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Today's Stichomancy for Lee Harvey Oswald

The first excerpt represents the element of Air. It speaks of mental influences and the process of thought, and is drawn from The Gift of the Magi by O. Henry:

and receive gifts, such as they are wisest. Everywhere they

are wisest. They are the magi.

End of this Project Gutenberg Etext of THE GIFT OF THE MAGI.


The Gift of the Magi
The second excerpt represents the element of Fire. It speaks of emotional influences and base passions, and is drawn from Poems of William Blake by William Blake:

The helpless worm arose and sat upon the Lillys leaf, And the bright Cloud saild on, to find his partner in the vale.

III.

Then Thel astonish'd view'd the Worm upon its dewy bed.

Art thou a Worm? image of weakness. art thou but a Worm? I see thee like an infant wrapped in the Lillys leaf; Ah weep not little voice, thou can'st not speak, but thou can'st weep: Is this a Worm? I see they lay helpless & naked: weeping And none to answer, none to cherish thee with mothers smiles.

The Clod of Clay heard the Worms voice & rais'd her pitying head: She bowd over the weeping infant, and her life exhald


Poems of William Blake
The third excerpt represents the element of Water. It speaks of pure spiritual influences and feelings of love, and is drawn from The Insidious Dr. Fu-Manchu by Sax Rohmer:

unwise enterprise, but so far I had gone, and no consideration of prudence could now be of avail.

The corridor beyond was thickly carpeted. Following the direction of a faint light which gleamed ahead, it proved to extend as a balcony across one end of a spacious apartment. Together we stood high up there in the shadows, and looked down upon such a scene as I never could have imagined to exist within many a mile of that district.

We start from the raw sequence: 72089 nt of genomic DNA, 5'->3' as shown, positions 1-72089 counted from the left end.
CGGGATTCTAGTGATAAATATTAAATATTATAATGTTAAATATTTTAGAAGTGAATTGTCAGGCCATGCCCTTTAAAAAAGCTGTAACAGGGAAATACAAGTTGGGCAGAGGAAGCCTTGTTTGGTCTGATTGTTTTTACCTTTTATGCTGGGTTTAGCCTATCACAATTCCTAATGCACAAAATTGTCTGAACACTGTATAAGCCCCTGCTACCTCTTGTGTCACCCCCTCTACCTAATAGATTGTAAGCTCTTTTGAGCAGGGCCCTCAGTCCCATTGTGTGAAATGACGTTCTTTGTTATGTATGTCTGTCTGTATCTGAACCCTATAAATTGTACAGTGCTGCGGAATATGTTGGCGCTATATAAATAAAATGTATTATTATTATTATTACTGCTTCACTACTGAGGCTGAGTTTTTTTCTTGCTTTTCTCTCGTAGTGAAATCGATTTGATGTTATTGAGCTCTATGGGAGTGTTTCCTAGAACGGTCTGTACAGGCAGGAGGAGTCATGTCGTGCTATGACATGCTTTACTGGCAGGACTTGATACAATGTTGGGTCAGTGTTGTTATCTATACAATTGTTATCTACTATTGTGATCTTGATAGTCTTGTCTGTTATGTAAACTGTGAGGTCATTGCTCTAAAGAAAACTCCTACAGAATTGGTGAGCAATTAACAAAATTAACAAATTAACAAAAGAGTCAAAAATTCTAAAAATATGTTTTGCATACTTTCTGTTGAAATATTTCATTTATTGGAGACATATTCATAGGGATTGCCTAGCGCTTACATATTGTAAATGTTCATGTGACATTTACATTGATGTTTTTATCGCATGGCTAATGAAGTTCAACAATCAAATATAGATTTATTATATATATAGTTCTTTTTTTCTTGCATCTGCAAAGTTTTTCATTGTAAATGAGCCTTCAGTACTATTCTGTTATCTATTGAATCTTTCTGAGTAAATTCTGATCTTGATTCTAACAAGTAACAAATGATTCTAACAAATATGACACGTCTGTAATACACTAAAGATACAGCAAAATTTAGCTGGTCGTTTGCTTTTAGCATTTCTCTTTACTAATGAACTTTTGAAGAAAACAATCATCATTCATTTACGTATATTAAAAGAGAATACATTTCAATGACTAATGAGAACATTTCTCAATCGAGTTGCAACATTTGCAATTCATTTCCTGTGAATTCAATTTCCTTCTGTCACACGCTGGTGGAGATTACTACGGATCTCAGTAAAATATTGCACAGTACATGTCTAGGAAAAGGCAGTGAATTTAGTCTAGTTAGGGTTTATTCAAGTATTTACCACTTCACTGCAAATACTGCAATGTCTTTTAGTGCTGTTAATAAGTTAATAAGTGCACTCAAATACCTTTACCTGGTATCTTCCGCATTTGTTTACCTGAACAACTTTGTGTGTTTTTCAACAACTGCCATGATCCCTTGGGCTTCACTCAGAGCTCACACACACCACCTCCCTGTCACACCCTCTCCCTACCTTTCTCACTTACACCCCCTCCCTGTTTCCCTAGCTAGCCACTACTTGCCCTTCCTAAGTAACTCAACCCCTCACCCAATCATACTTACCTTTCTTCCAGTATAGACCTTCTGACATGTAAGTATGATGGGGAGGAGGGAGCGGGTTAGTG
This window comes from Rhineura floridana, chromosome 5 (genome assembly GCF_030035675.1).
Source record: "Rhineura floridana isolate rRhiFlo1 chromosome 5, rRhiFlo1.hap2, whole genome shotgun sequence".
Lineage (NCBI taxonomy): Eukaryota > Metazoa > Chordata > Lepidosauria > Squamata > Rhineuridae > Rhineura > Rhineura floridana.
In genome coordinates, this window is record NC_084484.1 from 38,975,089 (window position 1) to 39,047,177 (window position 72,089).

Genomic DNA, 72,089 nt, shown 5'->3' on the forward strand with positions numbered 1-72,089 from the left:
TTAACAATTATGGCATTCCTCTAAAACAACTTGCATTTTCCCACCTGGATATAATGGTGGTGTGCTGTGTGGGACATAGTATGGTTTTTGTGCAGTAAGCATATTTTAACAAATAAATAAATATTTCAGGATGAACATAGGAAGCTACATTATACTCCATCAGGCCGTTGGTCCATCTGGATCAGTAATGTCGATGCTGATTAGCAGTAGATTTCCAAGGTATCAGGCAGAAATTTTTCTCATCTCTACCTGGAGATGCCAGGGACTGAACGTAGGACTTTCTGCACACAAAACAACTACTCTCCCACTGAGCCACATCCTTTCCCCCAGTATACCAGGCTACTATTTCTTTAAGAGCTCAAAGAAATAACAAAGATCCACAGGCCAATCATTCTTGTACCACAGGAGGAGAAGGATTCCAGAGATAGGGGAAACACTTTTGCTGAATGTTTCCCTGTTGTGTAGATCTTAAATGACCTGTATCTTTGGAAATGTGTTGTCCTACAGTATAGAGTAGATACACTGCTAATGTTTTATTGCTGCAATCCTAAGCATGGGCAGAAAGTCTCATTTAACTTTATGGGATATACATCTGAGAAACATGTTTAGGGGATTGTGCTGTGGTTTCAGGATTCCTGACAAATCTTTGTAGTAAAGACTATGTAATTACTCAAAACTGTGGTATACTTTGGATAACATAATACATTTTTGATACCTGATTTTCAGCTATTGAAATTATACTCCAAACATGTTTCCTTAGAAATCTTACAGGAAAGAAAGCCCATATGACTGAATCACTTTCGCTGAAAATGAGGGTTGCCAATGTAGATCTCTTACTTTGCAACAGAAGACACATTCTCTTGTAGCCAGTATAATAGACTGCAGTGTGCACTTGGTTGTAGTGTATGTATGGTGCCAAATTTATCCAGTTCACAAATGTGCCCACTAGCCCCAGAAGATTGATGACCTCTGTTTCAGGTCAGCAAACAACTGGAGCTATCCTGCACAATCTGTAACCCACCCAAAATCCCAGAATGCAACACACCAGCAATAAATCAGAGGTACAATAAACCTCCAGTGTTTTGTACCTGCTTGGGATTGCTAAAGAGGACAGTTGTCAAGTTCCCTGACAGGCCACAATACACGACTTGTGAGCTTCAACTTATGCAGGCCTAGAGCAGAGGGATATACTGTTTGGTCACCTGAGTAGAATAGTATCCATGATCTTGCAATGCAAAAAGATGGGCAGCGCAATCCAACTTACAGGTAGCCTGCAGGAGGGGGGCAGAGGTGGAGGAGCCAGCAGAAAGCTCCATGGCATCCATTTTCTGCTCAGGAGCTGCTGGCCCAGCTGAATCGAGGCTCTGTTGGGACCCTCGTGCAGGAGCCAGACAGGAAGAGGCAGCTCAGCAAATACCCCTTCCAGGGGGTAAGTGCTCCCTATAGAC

The place below was even more richly appointed than the room into which first we had come. Here, as there, piles of cushions formed splashes of gaudy color about the floor. Three lamps hung by chains


The Insidious Dr. Fu-Manchu
The fourth excerpt represents the element of Earth. It speaks of physical influences and the impact of the unseen on the visible world, and is drawn from Adieu by Honore de Balzac:

colonel in a low voice,--

"Take out, adroitly, from my right hand pocket some lumps of sugar you will feel there. Show them to her, and she will come to us. I will renounce in your favor my sole means of giving her pleasure. With sugar, which she passionately loves, you will accustom her to approach you, and to know you again."

"When she was a woman," said Philippe, sadly, "she had no taste for sweet things."

When the colonel showed her the lump of sugar, holding it between the thumb and forefinger of his right hand, she again uttered her little wild cry, and sprang toward him; then she stopped, struggling against